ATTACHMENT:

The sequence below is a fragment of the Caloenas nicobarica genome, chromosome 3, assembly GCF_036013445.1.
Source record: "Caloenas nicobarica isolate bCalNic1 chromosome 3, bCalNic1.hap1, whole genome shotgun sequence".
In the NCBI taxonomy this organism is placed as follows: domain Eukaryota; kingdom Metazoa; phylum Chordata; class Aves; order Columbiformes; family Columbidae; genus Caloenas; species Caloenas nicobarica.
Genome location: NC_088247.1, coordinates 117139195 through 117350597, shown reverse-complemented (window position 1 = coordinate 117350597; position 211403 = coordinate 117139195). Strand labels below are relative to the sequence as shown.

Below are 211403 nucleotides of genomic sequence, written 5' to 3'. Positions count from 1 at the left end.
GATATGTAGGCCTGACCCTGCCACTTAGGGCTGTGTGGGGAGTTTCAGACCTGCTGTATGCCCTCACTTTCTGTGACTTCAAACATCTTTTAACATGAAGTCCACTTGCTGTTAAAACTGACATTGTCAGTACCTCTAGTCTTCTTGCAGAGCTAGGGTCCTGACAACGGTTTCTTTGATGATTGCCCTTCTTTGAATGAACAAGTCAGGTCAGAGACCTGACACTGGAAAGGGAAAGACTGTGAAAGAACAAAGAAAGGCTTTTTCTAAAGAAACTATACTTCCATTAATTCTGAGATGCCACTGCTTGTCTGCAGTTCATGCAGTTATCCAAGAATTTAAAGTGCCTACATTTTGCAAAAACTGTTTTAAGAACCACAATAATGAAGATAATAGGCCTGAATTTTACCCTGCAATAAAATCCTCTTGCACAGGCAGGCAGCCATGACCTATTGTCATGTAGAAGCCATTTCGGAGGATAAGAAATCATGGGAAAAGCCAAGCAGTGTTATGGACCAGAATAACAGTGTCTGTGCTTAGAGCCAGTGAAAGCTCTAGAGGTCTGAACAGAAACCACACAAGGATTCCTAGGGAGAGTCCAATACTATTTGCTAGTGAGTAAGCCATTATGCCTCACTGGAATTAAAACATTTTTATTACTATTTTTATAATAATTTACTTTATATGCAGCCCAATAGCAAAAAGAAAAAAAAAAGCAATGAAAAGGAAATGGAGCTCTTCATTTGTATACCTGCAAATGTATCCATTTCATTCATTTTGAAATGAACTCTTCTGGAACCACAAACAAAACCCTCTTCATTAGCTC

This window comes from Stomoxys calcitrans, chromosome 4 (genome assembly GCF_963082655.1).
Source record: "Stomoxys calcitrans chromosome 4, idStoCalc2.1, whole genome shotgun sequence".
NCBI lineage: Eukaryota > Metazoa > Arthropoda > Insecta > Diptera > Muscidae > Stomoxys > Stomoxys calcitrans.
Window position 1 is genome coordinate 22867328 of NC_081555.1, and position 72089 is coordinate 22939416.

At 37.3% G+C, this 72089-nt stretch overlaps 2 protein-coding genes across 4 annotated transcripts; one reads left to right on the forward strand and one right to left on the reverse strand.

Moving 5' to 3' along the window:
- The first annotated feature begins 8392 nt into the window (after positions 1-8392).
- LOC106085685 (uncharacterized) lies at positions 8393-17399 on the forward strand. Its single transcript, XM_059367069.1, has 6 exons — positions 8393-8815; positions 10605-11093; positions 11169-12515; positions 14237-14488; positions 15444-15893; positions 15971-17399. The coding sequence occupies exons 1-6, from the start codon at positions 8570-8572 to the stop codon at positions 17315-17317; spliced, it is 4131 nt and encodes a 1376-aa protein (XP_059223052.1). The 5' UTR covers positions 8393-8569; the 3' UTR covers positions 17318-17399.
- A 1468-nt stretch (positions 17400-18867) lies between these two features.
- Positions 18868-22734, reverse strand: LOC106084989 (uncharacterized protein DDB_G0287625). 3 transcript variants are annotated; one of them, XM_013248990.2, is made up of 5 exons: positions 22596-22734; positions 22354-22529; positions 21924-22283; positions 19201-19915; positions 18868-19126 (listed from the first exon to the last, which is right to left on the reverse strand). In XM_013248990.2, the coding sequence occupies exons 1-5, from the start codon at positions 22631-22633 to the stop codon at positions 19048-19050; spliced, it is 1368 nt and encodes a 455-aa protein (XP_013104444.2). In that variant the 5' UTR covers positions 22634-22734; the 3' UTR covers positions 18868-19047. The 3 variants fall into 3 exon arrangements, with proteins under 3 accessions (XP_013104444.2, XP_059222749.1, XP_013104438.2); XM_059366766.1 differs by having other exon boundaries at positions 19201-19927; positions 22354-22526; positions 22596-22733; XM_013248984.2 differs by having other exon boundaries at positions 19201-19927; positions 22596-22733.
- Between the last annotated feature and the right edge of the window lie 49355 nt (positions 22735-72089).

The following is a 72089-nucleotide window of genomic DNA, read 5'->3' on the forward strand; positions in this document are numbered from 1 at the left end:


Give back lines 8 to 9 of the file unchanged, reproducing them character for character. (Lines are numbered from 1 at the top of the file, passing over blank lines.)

Source record: "Stomoxys calcitrans chromosome 4, idStoCalc2.1, whole genome shotgun sequence".
NCBI lineage: Eukaryota > Metazoa > Arthropoda > Insecta > Diptera > Muscidae > Stomoxys > Stomoxys calcitrans.